Saturday, December 27, 2008

See a Title Tab When Report Opens

Normally, the active sheet or tab a person sees when they open a QlikView document is the sheet that was active when the document was last saved. So, the easiest way to influence which sheet a person sees when they open the document is just to be careful which sheet is active when the document is saved and closed.

You can also control which sheet or tab a person sees when they open a QlikView report with a small macro. We often do this when a report contains a title tab. The title tab contains information about the report. It would show the report title, of course, and could also show the date the data was loaded, databases used, contact info for the author or support person, security label, etc. It is also a great place for a company logo or other identifying graphics.

Step one is to build the tab you want users to see when they open the report.

Second, create a small macro (Settings->Document Properties...->Macros). For example, if the name of the title tab is Title_Tab then the macro would look like this:

Sub Activate_Title_Tab
End sub

Then, associate the macro with the OnOpen document event trigger and click OK.

Now you have a macro that is executed whenever the document is opened and the macro activates the tab that you want the user to see first. The Activate_Title_Tab macro is also available to be associated with a button or other events or executed by other macros when it is appropriate to switch to a particular sheet or tab.

Tuesday, December 9, 2008

QlikView Tutorial

People often come across this blog when they are searching the web for information about how to use QlikView. If you have a working copy of QlikView on your computer then you already have links to excellent information. Start up the QlikView application and look at the start page -- click Resources and you should see something like the picture on the left. Those links will take you to current information about QlikView. There's a lot of basic info but it isn't just for beginners - I never fail to find something new and useful in the QlikTech and QlikCommunity websites.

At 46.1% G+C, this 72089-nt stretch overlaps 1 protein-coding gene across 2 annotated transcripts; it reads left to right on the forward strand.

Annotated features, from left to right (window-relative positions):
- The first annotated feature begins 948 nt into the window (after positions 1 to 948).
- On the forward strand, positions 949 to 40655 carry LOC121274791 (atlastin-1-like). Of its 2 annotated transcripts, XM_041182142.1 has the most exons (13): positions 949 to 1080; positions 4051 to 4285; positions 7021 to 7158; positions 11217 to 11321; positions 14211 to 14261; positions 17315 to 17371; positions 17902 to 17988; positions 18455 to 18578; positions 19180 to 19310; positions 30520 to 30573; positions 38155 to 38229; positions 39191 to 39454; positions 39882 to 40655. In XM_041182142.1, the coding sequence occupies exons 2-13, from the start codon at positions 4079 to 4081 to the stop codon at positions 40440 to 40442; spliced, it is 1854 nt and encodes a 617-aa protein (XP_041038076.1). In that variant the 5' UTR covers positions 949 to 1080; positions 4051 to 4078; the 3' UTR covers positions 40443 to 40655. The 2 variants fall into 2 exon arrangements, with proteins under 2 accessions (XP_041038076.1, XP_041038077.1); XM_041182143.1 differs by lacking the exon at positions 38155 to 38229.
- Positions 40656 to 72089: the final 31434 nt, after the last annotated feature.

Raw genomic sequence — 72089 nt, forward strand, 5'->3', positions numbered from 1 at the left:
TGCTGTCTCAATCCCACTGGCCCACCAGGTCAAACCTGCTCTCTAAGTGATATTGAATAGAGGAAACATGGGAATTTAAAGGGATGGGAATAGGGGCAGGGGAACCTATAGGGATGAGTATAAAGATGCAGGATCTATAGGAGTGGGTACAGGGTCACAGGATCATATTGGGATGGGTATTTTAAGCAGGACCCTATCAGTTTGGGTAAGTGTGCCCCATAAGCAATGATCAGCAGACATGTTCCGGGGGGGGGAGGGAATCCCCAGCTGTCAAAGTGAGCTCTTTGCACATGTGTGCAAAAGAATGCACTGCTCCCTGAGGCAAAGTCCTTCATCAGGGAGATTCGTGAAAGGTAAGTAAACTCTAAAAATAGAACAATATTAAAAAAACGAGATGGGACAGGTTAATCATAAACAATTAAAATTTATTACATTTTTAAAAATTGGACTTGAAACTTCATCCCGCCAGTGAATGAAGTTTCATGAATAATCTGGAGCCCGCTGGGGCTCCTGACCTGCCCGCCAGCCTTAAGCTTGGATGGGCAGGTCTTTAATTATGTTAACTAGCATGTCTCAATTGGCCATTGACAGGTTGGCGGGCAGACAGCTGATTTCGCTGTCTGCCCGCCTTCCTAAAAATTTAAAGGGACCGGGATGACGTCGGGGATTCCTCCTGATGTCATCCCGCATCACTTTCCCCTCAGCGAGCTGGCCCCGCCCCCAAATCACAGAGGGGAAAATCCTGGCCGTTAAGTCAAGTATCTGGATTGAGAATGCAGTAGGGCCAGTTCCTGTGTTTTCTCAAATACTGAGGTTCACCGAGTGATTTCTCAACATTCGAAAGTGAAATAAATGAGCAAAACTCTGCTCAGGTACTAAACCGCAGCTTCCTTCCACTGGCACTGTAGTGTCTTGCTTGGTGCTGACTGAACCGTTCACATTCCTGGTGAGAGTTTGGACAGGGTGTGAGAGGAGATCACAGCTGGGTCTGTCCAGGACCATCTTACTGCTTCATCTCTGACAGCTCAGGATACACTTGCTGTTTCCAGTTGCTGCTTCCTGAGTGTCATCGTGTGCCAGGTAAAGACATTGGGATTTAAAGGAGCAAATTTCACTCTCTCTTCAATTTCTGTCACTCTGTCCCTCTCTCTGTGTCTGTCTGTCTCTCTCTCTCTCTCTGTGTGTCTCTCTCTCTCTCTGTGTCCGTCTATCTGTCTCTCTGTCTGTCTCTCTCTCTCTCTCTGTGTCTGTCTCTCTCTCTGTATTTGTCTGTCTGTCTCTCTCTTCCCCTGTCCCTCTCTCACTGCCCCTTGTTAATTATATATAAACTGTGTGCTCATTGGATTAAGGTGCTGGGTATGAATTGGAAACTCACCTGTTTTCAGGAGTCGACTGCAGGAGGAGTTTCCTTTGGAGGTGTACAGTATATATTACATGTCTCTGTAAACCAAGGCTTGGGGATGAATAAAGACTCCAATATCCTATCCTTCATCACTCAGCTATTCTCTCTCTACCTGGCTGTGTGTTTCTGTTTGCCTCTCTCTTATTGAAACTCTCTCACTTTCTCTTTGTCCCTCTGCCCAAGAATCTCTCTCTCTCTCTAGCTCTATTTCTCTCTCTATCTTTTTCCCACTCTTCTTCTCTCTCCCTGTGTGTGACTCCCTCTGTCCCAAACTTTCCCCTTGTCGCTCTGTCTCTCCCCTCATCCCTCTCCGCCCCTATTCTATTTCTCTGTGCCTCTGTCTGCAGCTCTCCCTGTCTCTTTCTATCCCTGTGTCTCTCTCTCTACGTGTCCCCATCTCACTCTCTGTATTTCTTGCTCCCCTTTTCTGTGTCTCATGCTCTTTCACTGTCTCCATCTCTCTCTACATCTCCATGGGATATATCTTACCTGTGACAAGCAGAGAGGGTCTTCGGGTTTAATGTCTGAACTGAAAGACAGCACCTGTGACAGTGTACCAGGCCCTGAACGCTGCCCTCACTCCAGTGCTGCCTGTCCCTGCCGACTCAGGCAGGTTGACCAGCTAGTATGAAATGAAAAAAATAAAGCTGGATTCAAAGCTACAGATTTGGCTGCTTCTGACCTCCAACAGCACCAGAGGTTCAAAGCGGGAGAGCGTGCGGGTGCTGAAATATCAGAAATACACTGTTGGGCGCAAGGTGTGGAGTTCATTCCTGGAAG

If you don't have a working copy of QlikView or can't find the start page then follow this link: Click here for QlikView Information
or follow this link to the QlikCommunity: Click here for QlikCommunity

Thursday, December 4, 2008

Variables in the .bat script

This series of blog postings about variables has probably been of interest mostly to technical folks concerned with automating QlikView documents. This one is also like that only more so. Here’s some automation wisdom that you won’t find anywhere else:

We have a set of reports where the document variables contain all the file pathnames and database access names. Loading of the reports is handled by Windows .bat scripts. We saw that the .bat scripts also needed to be able to use flexible file pathnames and database access. The variables and their values are stored in a comma-delimited file (a .csv file). The .bat scripts load their variables from the same file that the QlikView documents use to load their variables.

This is a .bat script command that will load DOS variables from a comma-delimited file:

FOR /F "skip=1 tokens=1-2 delims=," %%a IN ('type ..\Report_Control\RPT_VARS.csv') DO set %%a=%%b